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The Student News Site of Texas A&M University - College Station

The Battalion

The Student News Site of Texas A&M University - College Station

The Battalion

Texas A&M Aggies guard Tyrece Radford (23) blocks Arkansas Razorbacks guard Tramon Mark (12) during Texas A&M’s game against Arkansas on Tuesday, Feb. 20, 2024, at Reed Arena. (Ishika Samant/The Battalion)
Free falling
February 20, 2024
Jace LaViolette (17) an Head Coach Jim Schlossnagle celebrating a home run during Texas A&Ms game against UIW on Tuesday, Feb. 20, 2024 at Olsen Field. (Hannah Harrison/The Battalion)
GALLERY: Baseball vs. UIW
February 20, 2024
Texas A&M outfielder Jace Laviolette (17) catches a pop fly during Texas A&M’s game against McNeese on Sunday, Feb. 18, 2024 at Blue Bell Park. (Chris Swann/The Battalion)
Four for four
February 20, 2024
Texas A&M Aggies guard Tyrece Radford (23) blocks Arkansas Razorbacks guard Tramon Mark (12) during Texas A&M’s game against Arkansas on Tuesday, Feb. 20, 2024, at Reed Arena. (Ishika Samant/The Battalion)
Free falling
February 20, 2024
Jace LaViolette (17) an Head Coach Jim Schlossnagle celebrating a home run during Texas A&Ms game against UIW on Tuesday, Feb. 20, 2024 at Olsen Field. (Hannah Harrison/The Battalion)
GALLERY: Baseball vs. UIW
February 20, 2024
Texas A&M outfielder Jace Laviolette (17) catches a pop fly during Texas A&M’s game against McNeese on Sunday, Feb. 18, 2024 at Blue Bell Park. (Chris Swann/The Battalion)
Four for four
February 20, 2024

The problem with pink ribbons

Photo by Allison Bradshaw
While some comapnies provide sizeable donations, many brands appear to promote and donate to breast cancer awareness and research. 
Photo by Allison Bradshaw While some comapnies provide sizeable donations, many brands appear to promote and donate to breast cancer awareness and research.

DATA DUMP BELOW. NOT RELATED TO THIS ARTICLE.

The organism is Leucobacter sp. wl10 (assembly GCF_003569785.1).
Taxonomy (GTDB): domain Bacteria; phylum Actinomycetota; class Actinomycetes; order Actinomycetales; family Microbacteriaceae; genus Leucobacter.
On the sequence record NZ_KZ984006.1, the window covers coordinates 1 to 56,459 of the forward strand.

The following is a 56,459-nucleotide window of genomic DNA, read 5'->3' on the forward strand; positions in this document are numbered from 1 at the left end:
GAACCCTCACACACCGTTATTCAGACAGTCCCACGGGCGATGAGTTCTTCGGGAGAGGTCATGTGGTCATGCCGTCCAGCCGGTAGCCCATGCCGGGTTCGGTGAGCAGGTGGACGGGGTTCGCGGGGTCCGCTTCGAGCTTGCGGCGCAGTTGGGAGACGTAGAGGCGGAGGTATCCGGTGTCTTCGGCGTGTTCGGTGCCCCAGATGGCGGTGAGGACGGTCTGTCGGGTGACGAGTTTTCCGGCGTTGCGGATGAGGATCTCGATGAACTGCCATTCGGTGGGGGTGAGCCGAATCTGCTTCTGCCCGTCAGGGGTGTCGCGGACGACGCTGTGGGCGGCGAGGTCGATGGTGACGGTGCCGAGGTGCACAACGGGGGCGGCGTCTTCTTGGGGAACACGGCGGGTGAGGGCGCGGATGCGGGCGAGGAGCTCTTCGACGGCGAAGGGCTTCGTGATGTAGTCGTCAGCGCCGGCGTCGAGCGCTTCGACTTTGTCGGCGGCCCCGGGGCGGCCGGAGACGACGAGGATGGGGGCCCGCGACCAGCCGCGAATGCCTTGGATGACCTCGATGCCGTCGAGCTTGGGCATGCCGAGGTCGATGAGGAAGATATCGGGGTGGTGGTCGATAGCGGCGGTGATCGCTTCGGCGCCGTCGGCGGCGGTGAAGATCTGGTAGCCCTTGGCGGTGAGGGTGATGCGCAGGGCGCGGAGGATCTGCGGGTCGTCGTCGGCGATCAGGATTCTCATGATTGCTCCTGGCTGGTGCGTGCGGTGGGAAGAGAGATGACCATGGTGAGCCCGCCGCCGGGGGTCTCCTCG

October is Breast Cancer Awareness month, and many places and products are already decked out with pink ribbons. While breast cancer affects thousands of families, awareness and research campaigns have been the source of some controversy.
Tasha Dubriwny, associate communication and women and gender studies professor, has researched the pros and cons of breast cancer campaigns. While her research has a strong focus on the role of gender, she has gained insight into the other sections of the complex campaigns.
One concern Dubriwny has involves consumer competence and whether people who buy pink products are actually aware of where their money goes.
“Part of what I find fascinating about breast cancer campaigns is that people have no sense of where their money is going, generally, nor do they have any sense of the dozens of research groups that are out there doing breast cancer research,” Dubriwny said. “Whether you’re sending your money by buying a product to the Breast Cancer Research Fund, or you’re supporting research through Breast Cancer Action, there are all these different ways to get to it and they’re going to be doing different types of research.”
Regarding awareness campaigns versus research campaigns, Damion Waymer, communication professor, said the goal of any campaign is dependent on the objectives.
“It depends on how the organization sets its goal,” Waymer said. “Komen is large enough where it has a big enough following that it can generate large sums of money to help fund the breast cancer research. A smaller health clinic, let’s say in rural Texas … Komen is not likely to reach that population, but there might be a local clinic there that says, ‘Okay, there is a large percentage of women being diagnosed with breast cancer. What can we do right here to get early diagnosis?’ That local clinic is not going to be interested in generating dollars for research. It’s going to be, ‘How do we serve the community and population that’s immediate to us?’ So the campaign goals will be different.”